On Feb. 11, for the first time in a while, I started to feel hope.

That’s the day I headed to the Palm Springs Convention Center for a brief press conference and tour of the new COVID-19 vaccination site that would open there the next day. Perhaps it was the bright sunshine on the atypically toasty February day. Perhaps it was the knowledge that my mom was scheduled to get her second shot at another location the next day. Perhaps it was this statement by Dr. Geoffrey Leung, of the Riverside University Health System: “Today is such an important event when we think about times that change the course of what happens. This is one of those days for Palm Springs and the community.” Perhaps it was a combination of all of these things—but whatever it was, it gave me a feeling of hope.

Let me make one thing clear: I know that throughout the pandemic, I have been one of the fortunate ones. I have the ability to work from home. I’ve been able to ride things out with a spouse I actually like. I don’t have kids, so I haven’t needed to become an at-home schoolteacher in addition to my other duties. Because the aforementioned spouse kept working through the pandemic, I’ve never had to worry whether I’d be able to pay next month’s rent.

However, because I do what I do, the last 11-plus months have had their challenges. My head is always in the news, and the news lately has often been a horrific place to have one’s head. Because I own a small business that depends on advertising revenue—which, depending on the month, has been down between 30 and 80 percent since last March—I have been exhaustingly scrambling to apply for grants and loans while coming up with new revenue ideas.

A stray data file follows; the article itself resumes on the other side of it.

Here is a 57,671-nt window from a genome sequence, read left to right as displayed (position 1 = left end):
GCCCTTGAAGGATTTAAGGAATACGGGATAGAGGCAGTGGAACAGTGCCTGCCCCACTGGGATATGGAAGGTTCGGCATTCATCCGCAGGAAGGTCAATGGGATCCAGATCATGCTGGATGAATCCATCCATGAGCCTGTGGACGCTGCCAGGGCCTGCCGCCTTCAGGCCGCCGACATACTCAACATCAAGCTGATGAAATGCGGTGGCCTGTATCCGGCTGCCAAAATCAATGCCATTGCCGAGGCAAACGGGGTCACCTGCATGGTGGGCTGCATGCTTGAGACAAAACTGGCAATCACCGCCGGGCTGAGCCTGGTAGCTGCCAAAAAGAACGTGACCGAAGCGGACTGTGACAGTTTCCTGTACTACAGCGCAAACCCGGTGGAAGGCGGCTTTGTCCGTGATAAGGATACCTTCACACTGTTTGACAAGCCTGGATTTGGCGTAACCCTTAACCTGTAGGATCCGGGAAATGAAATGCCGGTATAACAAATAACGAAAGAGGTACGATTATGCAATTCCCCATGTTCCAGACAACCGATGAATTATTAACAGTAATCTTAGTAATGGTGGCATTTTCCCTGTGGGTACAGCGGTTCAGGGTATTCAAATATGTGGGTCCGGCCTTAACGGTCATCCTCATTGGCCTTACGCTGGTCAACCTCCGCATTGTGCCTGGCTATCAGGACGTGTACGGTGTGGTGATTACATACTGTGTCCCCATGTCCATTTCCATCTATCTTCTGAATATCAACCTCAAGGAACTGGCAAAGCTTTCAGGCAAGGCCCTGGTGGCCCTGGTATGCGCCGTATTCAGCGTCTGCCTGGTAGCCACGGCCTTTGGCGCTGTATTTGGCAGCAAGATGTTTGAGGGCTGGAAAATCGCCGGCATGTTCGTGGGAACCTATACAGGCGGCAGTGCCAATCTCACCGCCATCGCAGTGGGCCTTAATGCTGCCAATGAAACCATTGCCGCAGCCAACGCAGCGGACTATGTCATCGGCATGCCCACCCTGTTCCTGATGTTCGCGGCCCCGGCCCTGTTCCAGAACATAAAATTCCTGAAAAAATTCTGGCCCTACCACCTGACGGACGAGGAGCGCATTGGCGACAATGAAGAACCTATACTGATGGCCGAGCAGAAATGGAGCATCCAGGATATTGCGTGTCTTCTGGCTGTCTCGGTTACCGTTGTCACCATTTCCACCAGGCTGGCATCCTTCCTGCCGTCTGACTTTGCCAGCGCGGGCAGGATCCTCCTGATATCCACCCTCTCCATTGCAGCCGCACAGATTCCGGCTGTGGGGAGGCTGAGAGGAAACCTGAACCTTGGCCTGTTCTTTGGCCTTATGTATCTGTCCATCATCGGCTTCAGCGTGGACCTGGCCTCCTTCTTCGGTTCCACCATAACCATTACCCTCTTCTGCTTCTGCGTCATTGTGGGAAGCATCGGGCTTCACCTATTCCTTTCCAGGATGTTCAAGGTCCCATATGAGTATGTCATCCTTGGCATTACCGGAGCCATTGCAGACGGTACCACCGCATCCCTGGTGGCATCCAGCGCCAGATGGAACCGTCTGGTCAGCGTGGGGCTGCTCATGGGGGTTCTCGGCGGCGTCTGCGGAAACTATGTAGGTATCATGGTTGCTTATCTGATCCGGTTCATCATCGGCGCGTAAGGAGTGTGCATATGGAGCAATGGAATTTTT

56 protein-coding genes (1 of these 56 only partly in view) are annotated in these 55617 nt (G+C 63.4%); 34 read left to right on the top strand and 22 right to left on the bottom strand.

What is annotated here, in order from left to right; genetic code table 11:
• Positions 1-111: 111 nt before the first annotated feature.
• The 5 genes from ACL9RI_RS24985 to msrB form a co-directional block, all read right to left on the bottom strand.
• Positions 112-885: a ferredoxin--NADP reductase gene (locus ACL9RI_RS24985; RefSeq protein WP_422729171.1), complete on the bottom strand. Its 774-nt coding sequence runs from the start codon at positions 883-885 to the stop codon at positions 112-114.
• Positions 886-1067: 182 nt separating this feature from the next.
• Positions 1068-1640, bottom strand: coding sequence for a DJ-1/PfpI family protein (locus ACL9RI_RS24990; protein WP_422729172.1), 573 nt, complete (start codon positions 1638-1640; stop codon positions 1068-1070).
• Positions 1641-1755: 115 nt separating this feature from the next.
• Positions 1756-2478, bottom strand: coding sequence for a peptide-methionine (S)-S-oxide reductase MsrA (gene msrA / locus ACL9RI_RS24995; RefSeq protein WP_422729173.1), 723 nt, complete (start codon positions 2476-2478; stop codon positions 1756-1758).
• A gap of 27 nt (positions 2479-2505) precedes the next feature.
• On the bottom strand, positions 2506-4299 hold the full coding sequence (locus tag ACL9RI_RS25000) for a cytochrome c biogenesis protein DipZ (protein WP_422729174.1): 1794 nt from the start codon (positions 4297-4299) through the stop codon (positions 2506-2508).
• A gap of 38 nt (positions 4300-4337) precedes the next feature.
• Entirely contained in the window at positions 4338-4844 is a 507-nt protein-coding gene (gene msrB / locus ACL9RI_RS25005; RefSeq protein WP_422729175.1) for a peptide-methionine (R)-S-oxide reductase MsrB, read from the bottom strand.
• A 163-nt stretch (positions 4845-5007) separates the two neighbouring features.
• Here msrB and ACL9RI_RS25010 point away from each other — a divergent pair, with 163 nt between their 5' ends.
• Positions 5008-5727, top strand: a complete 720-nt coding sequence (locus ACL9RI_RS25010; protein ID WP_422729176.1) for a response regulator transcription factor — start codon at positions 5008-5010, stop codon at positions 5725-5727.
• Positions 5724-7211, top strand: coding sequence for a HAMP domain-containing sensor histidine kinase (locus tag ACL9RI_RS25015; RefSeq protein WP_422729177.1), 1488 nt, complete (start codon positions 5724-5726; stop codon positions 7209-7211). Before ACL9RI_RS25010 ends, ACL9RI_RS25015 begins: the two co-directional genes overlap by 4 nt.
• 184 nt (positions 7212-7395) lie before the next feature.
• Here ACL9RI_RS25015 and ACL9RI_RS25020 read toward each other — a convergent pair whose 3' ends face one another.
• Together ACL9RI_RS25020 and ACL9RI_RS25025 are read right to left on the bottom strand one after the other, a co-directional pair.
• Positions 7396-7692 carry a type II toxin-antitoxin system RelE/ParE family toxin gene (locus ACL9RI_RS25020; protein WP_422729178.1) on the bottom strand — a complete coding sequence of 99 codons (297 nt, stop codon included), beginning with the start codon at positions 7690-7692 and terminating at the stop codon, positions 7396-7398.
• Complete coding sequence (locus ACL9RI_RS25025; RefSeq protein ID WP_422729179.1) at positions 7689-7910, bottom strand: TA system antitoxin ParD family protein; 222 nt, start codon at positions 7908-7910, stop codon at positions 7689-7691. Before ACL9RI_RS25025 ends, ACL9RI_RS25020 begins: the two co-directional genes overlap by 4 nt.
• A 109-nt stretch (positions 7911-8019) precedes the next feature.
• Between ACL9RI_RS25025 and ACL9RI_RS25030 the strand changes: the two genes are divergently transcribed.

It was a couple of days before that Feb. 11 press event that I truly started to realize the toll the last year has taken on me. The aforementioned spouse came into my office while I was fighting with a malfunctioning app on my phone to say something—and I viciously snapped at him. I instantly apologized, and I feel terrible about it to this day. But that’s something I wouldn’t do if I was completely in my right mind.

I bring this all up not to complain—again, I fully realize how fortunate I have been. I bring it up because I know that the circumstances of the last year may very well have taken a toll on you, too—a toll you may not have fully realized yet.

I also bring this all up because, really, there is hope to be had. Vaccines are getting in arms and working—even, to a high degree, against those scary variants. COVID-19 rates and hospitalizations are plummeting. While it’s far from a sure thing, and we must continue to be diligent, it’s possible—possible—we’re truly on our way out of this.

As always, thanks for reading—and be sure to pick up a copy of our March 2021 print edition, being distributed at 300-plus locations this week.

Jimmy Boegle

Jimmy Boegle is the founding editor and publisher of the Coachella Valley Independent. A native of Reno, Nevada, the Dodgers fan went to Stanford University intending to become a sportswriter—but fell...